All looks rosy in the Corpse Garden…
Review by Paul Castles
Release date: 15 May 2015
As sure as we know taxes and death await us, with equal assurance we can state that any albums released through Satanath Records are going to be gruesome affairs. Entheogen, the second album by Costa Rican wrecking crew Corpse Garden, does not disappoint. The death metal diehards have undergone some key line-up changes since their debut release Burnt By The Light (2012), but the overall old skool death metal ingredients are still to be found alive and kicking at the very core of this five-piece.
A little research reveals that Entheogen is some kind of chemical substance that is often used in religious or spiritual practices to aim for transcendence. Well it’s fair to say that by the time you’ve finished listening to this savage release, you too may be in need of a little pick-me-up. Technically packed tighter than an early evening train out of Euston, Corpse Garden connect with a whole host of death metal giants who were doing this kind of stuff a couple of decades ago. Take Morbid Angel as good a reference point as any.
South America has always ‘got’ death metal and Corpse Garden have the qualities to assert themselves in this field. The fact that in 2012 they saw off around 90 bands in the Central American leg of the Wacken Metal Battle competition to earn their place on the Wacken stage speaks volumes for their ability.
‘The Quantum Rapture’ is a frenetic first song with singer Felipe Tencio in fine vocal form with his guttural drawl while the axe men lay down some neck jangling rhythms. The drum kickbacks go into overdrive at the start of ‘Portal To The Oneiric’ parting like the Red Sea to allow a spine tingling riff to cut things up good and proper. This is one of the longer tracks at around six minutes and shows Corpse Garden are capable of developing a song through multitudes of layers rather than just crashing through at breakneck speed. ‘Suspended over the Abyss’ is a twister of a track guaranteed to whip up a circle pit with an edgy bass digging away at your sides like a middleweight boxer it’s breakout solo nestling neatly into the core of the song.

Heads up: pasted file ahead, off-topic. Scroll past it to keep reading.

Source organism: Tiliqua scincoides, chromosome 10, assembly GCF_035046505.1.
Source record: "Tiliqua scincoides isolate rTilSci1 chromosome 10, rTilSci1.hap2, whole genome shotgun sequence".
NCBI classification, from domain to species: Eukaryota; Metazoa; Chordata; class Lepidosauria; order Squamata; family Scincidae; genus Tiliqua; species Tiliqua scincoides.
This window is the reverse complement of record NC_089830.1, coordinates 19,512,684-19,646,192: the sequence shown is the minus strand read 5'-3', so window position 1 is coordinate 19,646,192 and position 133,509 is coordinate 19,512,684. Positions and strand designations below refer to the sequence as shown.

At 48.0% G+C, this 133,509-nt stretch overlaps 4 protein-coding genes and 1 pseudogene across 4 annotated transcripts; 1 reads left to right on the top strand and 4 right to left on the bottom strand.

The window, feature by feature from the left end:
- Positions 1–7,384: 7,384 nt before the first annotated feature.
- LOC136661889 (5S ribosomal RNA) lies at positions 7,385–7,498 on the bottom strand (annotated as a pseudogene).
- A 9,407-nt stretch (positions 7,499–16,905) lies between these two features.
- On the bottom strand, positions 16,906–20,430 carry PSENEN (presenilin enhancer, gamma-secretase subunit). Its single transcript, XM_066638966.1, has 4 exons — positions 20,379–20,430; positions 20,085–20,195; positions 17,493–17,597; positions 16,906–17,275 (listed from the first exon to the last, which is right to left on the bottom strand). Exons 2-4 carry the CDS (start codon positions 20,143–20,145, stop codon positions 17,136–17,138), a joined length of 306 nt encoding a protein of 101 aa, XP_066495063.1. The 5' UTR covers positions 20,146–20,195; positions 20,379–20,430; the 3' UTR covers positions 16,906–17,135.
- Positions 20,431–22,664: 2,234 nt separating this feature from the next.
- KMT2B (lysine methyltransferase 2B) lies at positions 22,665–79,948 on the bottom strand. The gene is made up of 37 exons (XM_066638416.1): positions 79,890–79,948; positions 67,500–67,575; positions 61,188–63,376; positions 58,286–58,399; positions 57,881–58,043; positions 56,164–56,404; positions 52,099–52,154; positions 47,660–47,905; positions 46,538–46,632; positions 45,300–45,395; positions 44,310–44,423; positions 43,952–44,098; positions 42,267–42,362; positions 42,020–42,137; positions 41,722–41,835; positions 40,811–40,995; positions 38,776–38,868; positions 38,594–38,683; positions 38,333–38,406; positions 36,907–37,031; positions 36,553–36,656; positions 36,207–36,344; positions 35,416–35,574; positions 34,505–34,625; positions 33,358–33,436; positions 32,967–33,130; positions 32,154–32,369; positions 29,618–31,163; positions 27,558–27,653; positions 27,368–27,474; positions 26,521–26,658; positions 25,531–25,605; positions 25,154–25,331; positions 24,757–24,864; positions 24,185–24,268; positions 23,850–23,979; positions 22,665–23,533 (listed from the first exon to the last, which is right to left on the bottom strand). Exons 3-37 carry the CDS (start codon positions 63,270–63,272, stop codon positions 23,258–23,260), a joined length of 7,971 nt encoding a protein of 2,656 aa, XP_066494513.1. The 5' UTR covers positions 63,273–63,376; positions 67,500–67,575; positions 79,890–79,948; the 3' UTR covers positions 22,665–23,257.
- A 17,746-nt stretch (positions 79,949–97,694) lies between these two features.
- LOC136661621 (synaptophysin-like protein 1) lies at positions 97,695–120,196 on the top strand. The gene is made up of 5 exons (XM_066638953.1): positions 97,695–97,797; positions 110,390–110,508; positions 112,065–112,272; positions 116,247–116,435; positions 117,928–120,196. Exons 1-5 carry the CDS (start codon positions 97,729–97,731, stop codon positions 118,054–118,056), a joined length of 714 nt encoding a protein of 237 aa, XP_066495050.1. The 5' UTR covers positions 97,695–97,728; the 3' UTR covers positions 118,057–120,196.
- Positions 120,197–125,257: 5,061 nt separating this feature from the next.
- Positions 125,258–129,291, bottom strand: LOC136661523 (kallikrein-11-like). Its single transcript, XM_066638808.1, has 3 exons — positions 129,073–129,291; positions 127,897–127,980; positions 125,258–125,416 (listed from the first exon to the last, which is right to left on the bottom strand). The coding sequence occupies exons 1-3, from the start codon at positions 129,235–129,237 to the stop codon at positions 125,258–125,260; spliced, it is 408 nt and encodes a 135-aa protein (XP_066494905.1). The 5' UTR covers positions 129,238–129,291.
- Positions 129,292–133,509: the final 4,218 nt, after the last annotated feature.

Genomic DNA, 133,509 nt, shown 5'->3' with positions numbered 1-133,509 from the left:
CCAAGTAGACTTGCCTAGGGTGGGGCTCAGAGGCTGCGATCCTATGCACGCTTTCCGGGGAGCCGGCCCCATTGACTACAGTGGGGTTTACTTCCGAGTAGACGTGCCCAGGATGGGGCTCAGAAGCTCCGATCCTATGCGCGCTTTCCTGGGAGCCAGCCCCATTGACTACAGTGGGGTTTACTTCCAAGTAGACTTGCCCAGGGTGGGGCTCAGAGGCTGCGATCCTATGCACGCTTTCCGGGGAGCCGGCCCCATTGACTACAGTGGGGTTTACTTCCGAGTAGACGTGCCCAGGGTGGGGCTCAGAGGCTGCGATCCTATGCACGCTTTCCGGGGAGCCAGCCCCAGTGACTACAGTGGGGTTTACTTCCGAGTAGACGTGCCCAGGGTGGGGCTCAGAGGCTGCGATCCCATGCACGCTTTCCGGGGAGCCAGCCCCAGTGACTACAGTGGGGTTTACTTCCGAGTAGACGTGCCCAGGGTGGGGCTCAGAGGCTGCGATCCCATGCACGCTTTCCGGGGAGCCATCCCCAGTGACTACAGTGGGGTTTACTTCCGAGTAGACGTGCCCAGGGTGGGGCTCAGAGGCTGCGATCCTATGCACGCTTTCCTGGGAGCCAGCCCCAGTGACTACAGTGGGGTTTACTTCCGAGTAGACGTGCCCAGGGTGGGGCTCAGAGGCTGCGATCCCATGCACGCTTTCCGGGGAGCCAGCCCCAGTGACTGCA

Entheogen comes in at the hour mark which is longer than the majority of death metal albums. ‘Evoking the Dead Sun’ is a seven and a half minute epic with buzz guitars clashing furiously against a double pronged vocal assault, one guttural, the other screeching like a banshee who’s just missed the last bus home. The extended solos seem to work well and Corpse Garden show they’re not afraid to deviate from the template when the mood takes them. That’s certainly the case with the midway soother ‘Neux Ex Machina’ when a gentle female voice can be heard speaking softly over a soft soundtrack completely absent of blood guts and damnation.
We’re back to type on ‘The First Incarnation’ complete with the guttural hiccups and frenetic drums married to some savage riffs, the whole hypnotic mayhem threatening to swallow you whole. ‘A Balance Of Opposites’ has a real Pantera edge to the intro, with a raspy repetitive riff that dictates the mood and pace of the track to great effect. If you want to find a negative on Entheogen then perhaps the hour is overegging the pudding a little. That small caveat aside, all looks rosy in the Corpse Garden.
7 out of 10
- The Quantum Rapture
- In The Womb Of Chaos
- Portal To The Oneiric
- The Arrival Of Saturn
- Suspended Over The Abyss
- Evoking A Dead Sun
- Neux Ex Machina
- The First Incarnation
- A Balance Of Opposites
- The Emerald Vision
- Red Pulvis Solaris